Eulogy for W. L. Morison

In 1970, fresh from law school and a one year stint in New Guinea as a tutor, I became Bill's research assistant. Thus began my true academic education. It was a rare privilege to work with someone, who was and still is, the most outstanding intellectual and scholar I ever met.

Bill had an international reputation as a scholar and writer. He was admired for his ability to illuminate other's work, to penetrate their messages, locate them in the body of knowledge on a subject and renew their relevance to contemporary society. This is especially true of his work on Austin and his writing on the work of Eugene Rostow, Former Dean of Yale Law School. Rostow wrote to Bill in 1985:

"Your article gives me immense pleasure not only because it is yours - though there is no legal philosopher whose approving criticism could mean more - but because you take the philosophical foundations of my work seriously, and treat it as a whole, devised from a set of propositions you make coherent and consistent."

The test of the enduring quality of writing is whether one can return to it long after its publication and continue to find meaning, relevance and illumination. Extracts from the text The System of Law and Courts Governing New South Wales, 2nd ed 1984 have most recently been used in teaching Legal Method and Research in Jordan in February this year. Its importance lies in the ability to distil a myriad of information into broader conceptions, to see the grand order of things, to put detailed information in a framework of reference that illuminates our understanding. It brings together his qualities as historian, philosopher and lawyer.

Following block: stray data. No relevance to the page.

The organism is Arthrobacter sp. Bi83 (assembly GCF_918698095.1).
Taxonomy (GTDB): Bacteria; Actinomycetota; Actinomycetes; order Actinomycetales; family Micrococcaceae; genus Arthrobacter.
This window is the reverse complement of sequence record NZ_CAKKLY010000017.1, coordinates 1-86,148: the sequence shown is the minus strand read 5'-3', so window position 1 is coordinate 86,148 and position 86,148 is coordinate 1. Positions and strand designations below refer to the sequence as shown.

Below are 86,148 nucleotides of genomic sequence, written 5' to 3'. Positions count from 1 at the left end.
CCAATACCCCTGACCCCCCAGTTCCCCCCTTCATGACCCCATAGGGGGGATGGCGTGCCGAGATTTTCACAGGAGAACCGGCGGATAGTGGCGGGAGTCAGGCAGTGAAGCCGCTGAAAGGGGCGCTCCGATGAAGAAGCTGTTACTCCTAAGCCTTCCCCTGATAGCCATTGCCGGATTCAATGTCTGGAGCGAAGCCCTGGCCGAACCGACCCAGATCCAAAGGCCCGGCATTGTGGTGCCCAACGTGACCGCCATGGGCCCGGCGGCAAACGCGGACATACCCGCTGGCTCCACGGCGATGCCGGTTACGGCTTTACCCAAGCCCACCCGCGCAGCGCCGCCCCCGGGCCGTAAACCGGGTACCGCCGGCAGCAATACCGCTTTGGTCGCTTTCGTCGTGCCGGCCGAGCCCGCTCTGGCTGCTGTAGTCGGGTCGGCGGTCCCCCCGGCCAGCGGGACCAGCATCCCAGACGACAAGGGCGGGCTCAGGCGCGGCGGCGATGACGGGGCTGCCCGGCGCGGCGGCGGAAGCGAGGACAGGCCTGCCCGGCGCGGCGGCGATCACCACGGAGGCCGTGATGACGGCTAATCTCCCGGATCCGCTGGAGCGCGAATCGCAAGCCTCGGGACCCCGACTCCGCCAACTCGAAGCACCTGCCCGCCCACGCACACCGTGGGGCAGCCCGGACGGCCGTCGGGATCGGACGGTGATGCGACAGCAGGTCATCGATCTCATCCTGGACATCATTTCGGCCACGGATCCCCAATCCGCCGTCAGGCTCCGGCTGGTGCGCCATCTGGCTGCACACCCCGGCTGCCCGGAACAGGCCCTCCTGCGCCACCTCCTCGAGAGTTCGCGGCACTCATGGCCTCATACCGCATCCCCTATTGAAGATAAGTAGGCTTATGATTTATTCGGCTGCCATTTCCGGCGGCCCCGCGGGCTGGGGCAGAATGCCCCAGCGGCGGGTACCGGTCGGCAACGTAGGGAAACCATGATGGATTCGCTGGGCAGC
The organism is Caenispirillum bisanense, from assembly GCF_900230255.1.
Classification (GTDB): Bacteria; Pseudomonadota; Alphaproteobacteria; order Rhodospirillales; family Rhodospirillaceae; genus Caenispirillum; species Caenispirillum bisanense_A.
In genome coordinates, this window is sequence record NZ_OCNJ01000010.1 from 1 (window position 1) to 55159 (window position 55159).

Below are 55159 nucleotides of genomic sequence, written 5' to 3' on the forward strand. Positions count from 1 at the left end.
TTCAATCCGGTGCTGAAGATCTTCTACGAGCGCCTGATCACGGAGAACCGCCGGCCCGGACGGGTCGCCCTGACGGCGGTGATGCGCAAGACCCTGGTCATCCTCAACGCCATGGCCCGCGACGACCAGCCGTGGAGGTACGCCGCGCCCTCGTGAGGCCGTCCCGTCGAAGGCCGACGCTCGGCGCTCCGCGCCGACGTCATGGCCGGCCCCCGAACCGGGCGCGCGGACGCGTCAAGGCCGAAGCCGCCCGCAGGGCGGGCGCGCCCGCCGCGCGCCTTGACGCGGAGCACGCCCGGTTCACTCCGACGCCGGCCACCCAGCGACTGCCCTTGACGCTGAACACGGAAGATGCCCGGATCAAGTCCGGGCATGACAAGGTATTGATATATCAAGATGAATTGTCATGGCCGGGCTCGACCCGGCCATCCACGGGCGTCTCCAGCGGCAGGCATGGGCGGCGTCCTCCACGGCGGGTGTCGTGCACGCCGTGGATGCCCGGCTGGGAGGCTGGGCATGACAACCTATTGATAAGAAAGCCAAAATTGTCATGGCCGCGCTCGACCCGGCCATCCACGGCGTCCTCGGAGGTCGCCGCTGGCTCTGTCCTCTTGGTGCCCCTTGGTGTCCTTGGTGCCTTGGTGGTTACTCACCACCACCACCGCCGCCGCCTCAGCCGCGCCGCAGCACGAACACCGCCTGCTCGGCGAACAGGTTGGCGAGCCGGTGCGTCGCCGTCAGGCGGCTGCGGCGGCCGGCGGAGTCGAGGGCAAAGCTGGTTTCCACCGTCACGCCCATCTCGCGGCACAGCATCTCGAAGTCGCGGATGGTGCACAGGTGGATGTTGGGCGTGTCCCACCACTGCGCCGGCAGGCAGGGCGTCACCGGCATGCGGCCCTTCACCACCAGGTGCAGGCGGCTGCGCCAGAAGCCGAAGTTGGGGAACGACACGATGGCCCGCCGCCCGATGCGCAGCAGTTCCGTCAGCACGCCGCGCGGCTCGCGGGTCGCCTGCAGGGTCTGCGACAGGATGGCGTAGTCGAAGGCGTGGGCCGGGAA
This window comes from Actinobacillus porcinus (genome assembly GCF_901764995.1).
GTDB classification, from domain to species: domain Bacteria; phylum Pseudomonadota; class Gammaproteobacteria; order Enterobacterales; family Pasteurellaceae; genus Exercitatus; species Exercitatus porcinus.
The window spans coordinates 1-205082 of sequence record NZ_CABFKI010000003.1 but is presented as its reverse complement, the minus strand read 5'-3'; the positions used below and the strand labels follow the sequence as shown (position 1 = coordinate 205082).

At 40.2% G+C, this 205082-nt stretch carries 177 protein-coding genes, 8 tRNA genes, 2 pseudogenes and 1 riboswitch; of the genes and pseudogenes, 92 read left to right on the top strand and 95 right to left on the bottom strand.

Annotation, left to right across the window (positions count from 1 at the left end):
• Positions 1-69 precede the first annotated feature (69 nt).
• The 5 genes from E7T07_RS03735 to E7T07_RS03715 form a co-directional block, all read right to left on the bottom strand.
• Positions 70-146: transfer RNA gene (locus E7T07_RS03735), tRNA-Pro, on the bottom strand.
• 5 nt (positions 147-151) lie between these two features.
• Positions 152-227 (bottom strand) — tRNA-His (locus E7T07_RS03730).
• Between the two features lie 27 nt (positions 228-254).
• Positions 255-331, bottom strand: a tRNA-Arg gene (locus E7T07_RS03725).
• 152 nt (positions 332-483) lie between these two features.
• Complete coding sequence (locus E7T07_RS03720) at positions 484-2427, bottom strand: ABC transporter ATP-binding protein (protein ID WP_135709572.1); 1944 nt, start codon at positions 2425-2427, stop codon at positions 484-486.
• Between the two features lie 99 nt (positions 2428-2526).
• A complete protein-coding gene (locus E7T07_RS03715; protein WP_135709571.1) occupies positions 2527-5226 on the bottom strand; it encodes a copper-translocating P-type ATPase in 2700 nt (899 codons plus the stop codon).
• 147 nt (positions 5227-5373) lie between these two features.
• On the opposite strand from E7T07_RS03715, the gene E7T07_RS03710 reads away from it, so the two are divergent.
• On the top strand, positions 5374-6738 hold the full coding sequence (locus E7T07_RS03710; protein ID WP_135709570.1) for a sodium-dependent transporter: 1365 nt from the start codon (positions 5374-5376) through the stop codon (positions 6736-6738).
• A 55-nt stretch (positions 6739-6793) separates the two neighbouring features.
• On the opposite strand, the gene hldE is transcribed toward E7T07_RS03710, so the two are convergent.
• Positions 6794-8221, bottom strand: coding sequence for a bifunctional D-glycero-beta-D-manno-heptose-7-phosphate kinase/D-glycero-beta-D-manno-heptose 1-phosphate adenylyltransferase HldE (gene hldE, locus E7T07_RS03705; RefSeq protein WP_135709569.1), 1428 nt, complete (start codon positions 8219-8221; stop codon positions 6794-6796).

Bill's love of books and reading had a pleasurable outlet in his membership of the Board of Sydney University of Press. He especially enjoyed the cream cakes at afternoon tea and was the driving force in the publication of The Fifth Sparrow, a novel about D. H. Lawrence. He took immense pleasure in crafting wickedly funny little ditties for student evenings at the Colleges - I only regret that I did not keep some of them.

To Bill, whose friendship and support spanned thirty years, I salute you and grieve at your passing.

Carolyn Sappideen
Professor and Chair, School of Law,
University of Western Sydney, Nepean

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